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Physician Resources Home arrow Medical News arrow Study shows no change in sense of taste after tonsil removal
Study shows no change in sense of taste after tonsil removal
Written by NetDoc.com Medical News Feed   

 

CHICAGO—In a small study of patients undergoing tonsillectomy, or removal of the tonsils, none reported an ongoing dysfunction in their sense of taste following the procedure, according to a report in the July issue of Archives of Otolaryngology—Head & Neck Surgery, one of the JAMA/Archives journals.

 

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Together with the sense of smell and nerve impulses in the mouth, “the sense of taste contributes considerably to flavor perception during eating and drinking and thus plays a major role in the enjoyment of foods and beverages,” according to background information in the article. The sense of taste shows little deterioration during aging but can be weakened by disease or medications. Accidental nerve damage during some medical procedures, including radiation treatment, middle ear surgery, dental or oral surgery or tonsillectomy, also can cause taste dysfunction.

Christian A. Mueller, M.D., of the University of Vienna, Austria, and colleagues asked 65 tonsillectomy patients (42 females, 23 males; average age 28) to rate their own sense of smell and taste before surgery on a scale of zero to 100, where zero is no sense of taste or smell and 100 is an excellent sense of taste and smell. Taste function and sensitivity also was assessed one day before surgery with gustatory testing, during which taste strips for four concentrations of sweet, sour, salty and bitter were applied to both sides of the front and back areas of the tongue. Between 64 and 173 days after surgery, patients were asked to report any changes to their sense of taste or smell and again asked to rate them from zero to 100. Gustatory testing was performed again on 32 patients.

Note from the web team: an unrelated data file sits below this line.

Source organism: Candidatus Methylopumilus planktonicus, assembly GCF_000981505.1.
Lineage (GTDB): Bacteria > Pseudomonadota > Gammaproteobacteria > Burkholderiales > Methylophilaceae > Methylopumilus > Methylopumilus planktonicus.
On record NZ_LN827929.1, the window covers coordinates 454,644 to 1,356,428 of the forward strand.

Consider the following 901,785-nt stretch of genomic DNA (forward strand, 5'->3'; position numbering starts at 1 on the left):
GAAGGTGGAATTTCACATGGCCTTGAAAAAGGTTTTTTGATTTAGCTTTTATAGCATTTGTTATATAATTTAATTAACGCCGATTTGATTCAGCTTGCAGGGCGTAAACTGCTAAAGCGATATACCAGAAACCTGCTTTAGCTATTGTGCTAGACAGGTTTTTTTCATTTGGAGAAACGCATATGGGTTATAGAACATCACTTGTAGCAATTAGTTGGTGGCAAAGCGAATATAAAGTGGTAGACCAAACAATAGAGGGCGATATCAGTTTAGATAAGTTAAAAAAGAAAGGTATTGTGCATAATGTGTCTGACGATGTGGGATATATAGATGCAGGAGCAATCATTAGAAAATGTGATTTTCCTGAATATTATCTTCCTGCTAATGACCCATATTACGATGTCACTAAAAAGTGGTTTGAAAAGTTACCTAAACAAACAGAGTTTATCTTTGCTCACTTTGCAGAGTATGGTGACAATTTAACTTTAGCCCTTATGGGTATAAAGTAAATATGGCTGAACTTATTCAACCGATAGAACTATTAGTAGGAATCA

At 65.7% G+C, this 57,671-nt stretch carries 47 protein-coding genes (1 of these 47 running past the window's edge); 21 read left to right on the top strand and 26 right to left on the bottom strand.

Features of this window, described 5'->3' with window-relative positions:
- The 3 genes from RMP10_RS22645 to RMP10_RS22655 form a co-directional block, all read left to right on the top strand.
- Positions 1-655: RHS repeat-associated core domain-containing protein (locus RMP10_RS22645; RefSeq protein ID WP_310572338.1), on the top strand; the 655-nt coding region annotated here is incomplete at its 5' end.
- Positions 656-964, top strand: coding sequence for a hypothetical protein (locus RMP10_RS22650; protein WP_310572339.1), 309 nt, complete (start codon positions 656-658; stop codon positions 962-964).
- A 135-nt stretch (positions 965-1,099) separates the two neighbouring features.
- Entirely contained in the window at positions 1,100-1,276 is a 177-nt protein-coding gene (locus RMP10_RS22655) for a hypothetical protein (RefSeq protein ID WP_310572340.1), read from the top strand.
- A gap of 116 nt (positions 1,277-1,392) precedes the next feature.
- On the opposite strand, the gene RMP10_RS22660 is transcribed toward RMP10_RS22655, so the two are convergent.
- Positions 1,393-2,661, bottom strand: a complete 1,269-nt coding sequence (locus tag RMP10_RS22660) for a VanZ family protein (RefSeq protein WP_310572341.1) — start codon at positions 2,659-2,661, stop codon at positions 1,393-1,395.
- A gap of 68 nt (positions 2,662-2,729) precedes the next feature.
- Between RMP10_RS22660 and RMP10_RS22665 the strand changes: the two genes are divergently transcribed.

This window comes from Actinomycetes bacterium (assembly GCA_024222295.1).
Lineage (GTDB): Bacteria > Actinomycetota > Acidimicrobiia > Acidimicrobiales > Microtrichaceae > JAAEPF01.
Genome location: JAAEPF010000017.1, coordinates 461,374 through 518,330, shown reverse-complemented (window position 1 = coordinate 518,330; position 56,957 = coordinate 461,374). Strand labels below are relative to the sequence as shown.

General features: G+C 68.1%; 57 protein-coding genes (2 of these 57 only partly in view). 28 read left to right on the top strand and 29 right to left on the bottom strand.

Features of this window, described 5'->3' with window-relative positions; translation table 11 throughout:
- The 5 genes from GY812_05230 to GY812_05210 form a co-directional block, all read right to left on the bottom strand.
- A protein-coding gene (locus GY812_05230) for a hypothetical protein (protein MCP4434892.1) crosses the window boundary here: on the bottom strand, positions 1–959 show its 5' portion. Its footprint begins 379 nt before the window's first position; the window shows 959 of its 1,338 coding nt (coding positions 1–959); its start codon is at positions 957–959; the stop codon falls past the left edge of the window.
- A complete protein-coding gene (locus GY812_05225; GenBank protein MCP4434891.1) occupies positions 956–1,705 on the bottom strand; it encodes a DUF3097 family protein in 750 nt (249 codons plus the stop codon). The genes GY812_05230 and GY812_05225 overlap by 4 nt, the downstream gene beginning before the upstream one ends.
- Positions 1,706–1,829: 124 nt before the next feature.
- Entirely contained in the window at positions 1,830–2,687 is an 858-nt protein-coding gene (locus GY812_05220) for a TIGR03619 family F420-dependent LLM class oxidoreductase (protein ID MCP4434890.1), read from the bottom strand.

On average, patients’ ratings of their sense of taste and smell decreased following surgery—the average score was 62.3 before surgery and 51.1 after surgery. However, there were no significant changes in gustatory test scores following surgery. In addition, none of the patients reported ongoing dysfunction in their sense of taste or smell at the follow-up questioning.

“This raises the question of whether taste ratings also depend on attentional factors,” the authors write. “Thus, it may be hypothesized that the patients’ ratings of taste function were influenced by the presence of postoperative pain, oral discomfort or wound healing during the first days and weeks after tonsillectomy.”

“A number of case reports and a few systematic investigations of patients experiencing taste disorders after tonsillectomy have been published,” they conclude. “However, based on the present results, taste loss after tonsillectomy seems to be a rare complication.”
(Arch Otolaryngol Head Neck Surg. 2007;133(7):668-671.

Editor's Note: This study was supported by a grant from the Medizinisch-Wissenschaftlicher Fonds des Bürgermeisters der Bundeshauptstadt Wien. Please see the article for additional information, including other authors, author contributions and affiliations, financial disclosures, funding and support, etc.

For more information, contact JAMA/Archives media relations at 312/464-JAMA (5262) or e-mail mediarelations{at}jama-archives.org .

 

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